|Date||11 Nov 2010|
Given their sensitivity to climate change, understanding how coral reefs respond to this change becomes increasingly vital, if we have to manage them for the ecological services they provide. While climate itself may not be possible to manage at regionally meaningful scales, understanding the factors that drive the inherent buffer capacity of reefs is an essential step toward their rational conservation. In the last decade, there has been considerable interest in teasing apart the factors that contribute to the buffer capacity of reef systems, and several important conceptual advances in our understanding of resilience principles. The determinants of this resilience are likely highly contingent on local conditions, including oceanography, reef connectivity, the presence of refugia, healthy fish communities (herbivores playing an important role) and low levels of anthropogenic influence (fishing, pollution, etc) 5-9. These advances notwithstanding, there have been few attempts to test this resilience within a predictive framework, a necessary next step if we have to go beyond contingent explanations for the large variability in reef responses to, and recovery from, large climate-related disturbances.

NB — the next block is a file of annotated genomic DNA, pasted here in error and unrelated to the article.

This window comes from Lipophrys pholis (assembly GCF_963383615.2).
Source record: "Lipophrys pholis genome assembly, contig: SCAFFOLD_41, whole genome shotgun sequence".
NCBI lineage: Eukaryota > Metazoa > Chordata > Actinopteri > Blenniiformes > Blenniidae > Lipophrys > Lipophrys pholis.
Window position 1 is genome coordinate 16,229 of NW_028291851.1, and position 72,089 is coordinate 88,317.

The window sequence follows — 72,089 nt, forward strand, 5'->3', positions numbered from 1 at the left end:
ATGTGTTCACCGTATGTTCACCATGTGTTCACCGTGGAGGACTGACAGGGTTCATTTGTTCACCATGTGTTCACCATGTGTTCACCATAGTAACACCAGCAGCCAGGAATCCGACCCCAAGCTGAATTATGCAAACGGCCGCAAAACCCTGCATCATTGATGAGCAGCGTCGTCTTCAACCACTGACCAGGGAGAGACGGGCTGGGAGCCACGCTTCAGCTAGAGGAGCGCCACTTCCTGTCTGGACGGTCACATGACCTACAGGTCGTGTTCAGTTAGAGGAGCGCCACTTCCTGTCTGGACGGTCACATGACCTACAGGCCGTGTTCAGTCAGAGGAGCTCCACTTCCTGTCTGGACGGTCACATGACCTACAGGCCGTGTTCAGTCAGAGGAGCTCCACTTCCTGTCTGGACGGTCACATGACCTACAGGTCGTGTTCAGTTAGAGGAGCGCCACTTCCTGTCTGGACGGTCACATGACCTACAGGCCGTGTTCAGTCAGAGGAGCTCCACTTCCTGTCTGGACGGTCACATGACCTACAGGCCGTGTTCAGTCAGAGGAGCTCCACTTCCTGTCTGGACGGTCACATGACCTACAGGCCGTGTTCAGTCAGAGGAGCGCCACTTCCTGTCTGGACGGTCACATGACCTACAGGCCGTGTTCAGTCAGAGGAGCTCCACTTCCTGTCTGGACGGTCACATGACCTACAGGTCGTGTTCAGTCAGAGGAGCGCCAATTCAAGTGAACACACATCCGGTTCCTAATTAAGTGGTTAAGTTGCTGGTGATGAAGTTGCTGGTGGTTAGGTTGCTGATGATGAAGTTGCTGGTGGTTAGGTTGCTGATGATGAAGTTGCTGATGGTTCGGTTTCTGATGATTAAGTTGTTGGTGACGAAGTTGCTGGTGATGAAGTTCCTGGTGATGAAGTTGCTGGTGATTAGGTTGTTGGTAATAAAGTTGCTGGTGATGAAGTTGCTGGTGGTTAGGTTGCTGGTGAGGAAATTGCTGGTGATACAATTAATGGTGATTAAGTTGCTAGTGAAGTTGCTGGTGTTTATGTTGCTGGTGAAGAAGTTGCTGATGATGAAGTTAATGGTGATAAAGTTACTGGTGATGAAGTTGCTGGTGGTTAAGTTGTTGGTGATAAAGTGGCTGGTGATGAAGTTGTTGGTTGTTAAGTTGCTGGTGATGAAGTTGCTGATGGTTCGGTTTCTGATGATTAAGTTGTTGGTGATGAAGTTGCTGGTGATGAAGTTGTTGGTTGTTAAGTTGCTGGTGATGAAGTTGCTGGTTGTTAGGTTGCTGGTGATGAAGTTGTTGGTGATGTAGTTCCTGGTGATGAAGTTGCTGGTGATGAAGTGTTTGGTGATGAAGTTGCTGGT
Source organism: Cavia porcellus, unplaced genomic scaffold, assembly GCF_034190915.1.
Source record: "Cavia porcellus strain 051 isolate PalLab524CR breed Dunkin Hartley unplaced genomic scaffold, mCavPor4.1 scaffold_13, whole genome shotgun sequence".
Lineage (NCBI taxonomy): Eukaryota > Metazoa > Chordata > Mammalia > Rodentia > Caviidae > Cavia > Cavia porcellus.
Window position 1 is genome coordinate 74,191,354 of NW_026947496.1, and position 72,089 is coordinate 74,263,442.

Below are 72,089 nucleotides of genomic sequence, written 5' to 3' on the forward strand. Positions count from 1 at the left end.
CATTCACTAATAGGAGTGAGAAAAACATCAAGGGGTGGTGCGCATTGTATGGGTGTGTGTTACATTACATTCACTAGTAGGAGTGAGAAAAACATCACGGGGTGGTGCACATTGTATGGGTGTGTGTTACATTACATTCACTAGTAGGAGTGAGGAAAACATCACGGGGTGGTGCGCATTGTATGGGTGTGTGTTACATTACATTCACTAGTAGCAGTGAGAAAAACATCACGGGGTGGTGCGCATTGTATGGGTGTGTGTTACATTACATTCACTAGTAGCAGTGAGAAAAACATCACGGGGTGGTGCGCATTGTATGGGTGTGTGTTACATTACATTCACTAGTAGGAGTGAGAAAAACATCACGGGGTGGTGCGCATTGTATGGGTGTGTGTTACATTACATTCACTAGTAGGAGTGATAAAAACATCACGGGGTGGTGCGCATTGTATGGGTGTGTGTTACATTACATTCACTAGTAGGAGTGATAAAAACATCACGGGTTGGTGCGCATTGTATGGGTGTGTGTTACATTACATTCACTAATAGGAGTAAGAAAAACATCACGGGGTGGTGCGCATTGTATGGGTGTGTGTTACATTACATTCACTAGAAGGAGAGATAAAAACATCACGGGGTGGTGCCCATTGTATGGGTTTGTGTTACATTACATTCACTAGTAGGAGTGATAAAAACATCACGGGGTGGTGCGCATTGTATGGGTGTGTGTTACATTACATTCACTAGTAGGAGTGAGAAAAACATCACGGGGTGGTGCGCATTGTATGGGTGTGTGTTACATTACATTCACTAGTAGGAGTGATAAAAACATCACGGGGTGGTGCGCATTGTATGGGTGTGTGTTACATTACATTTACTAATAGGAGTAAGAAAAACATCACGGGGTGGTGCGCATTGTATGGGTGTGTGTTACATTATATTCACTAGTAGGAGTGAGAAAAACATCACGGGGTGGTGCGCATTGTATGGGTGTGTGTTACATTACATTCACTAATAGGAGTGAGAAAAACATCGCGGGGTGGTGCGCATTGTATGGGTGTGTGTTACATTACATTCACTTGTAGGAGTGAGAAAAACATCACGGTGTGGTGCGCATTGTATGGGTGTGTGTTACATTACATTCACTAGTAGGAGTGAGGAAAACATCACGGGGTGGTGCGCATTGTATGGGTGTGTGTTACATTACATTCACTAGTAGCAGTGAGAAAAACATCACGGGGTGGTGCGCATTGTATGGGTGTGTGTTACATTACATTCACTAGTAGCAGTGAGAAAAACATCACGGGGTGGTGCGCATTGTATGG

The Lakshadweep Archipelago in the Indian Ocean is highly susceptible to climate-related mass bleaching, and sustained catastrophic coral mortality during the 1998 El Niño, with major structural losses and consequences for the rest of the ecosystem. Once healthy, coral-dominated reefs were reduced to uniformly low cover across the archipelago, exacerbated by the southwest monsoon. Reef recovery over the last 12 years has been mixed, aided, at least in part, by relatively low resource extraction pressures. This, despite one of the densest human populations in rural India, mostly dependent on fishing. Our work has traced historical changes in fishing practices in the Lakshadweep from reef fishing to semi-artisanal tuna fishing in the 1970s as part of government-subsidised development schemes. We argue that much of the apparent resilience in the Lakshadweep archipelago to the 1998 mortality was a result of this reduced fishing pressure which allowed for healthy populations of herbivore fish to control algal growth and facilitate reef recovery. However, very little is known of other factors that could influence this resilience including connectivity patterns, monsoonal influences, and other biological and oceanographic factors. The summer of 2010 has seen another potentially devastating rise in ocean temperatures, with observations of mass bleaching that rivals the 1998 event in magnitude. We propose to 1. quantify the extent of the damage to the reefs of the archipelago in the wake of this bleaching event and 2. evaluate the broader resilience of this system to repeated warming events within a predictive framework.
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